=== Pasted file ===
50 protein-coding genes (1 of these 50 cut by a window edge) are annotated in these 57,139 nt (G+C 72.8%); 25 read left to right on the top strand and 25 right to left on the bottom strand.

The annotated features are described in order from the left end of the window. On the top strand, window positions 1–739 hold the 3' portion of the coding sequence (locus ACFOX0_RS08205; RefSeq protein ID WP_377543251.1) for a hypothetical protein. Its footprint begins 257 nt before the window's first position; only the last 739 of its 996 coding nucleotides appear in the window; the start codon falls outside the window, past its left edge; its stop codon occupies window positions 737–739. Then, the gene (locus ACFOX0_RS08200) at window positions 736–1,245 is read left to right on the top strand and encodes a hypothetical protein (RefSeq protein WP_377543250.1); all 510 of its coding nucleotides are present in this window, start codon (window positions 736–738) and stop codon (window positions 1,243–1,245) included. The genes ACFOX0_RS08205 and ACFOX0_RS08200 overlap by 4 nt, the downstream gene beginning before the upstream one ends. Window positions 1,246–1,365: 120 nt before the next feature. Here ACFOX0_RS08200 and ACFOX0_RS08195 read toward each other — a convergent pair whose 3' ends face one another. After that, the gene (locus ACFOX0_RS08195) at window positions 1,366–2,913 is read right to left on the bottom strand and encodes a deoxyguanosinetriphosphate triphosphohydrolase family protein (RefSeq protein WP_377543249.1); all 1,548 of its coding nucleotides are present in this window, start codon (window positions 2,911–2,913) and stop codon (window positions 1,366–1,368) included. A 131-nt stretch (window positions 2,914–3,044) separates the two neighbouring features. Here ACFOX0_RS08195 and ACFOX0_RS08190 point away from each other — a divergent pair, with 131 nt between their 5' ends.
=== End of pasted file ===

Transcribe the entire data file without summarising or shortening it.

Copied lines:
50 protein-coding genes (1 of these 50 cut by a window edge) are annotated in these 57,139 nt (G+C 72.8%); 25 read left to right on the top strand and 25 right to left on the bottom strand.

The annotated features are described in order from the left end of the window. On the top strand, window positions 1–739 hold the 3' portion of the coding sequence (locus ACFOX0_RS08205; RefSeq protein ID WP_377543251.1) for a hypothetical protein. Its footprint begins 257 nt before the window's first position; only the last 739 of its 996 coding nucleotides appear in the window; the start codon falls outside the window, past its left edge; its stop codon occupies window positions 737–739. Then, the gene (locus ACFOX0_RS08200) at window positions 736–1,245 is read left to right on the top strand and encodes a hypothetical protein (RefSeq protein WP_377543250.1); all 510 of its coding nucleotides are present in this window, start codon (window positions 736–738) and stop codon (window positions 1,243–1,245) included. The genes ACFOX0_RS08205 and ACFOX0_RS08200 overlap by 4 nt, the downstream gene beginning before the upstream one ends. Window positions 1,246–1,365: 120 nt before the next feature. Here ACFOX0_RS08200 and ACFOX0_RS08195 read toward each other — a convergent pair whose 3' ends face one another. After that, the gene (locus ACFOX0_RS08195) at window positions 1,366–2,913 is read right to left on the bottom strand and encodes a deoxyguanosinetriphosphate triphosphohydrolase family protein (RefSeq protein WP_377543249.1); all 1,548 of its coding nucleotides are present in this window, start codon (window positions 2,911–2,913) and stop codon (window positions 1,366–1,368) included. A 131-nt stretch (window positions 2,914–3,044) separates the two neighbouring features. Here ACFOX0_RS08195 and ACFOX0_RS08190 point away from each other — a divergent pair, with 131 nt between their 5' ends.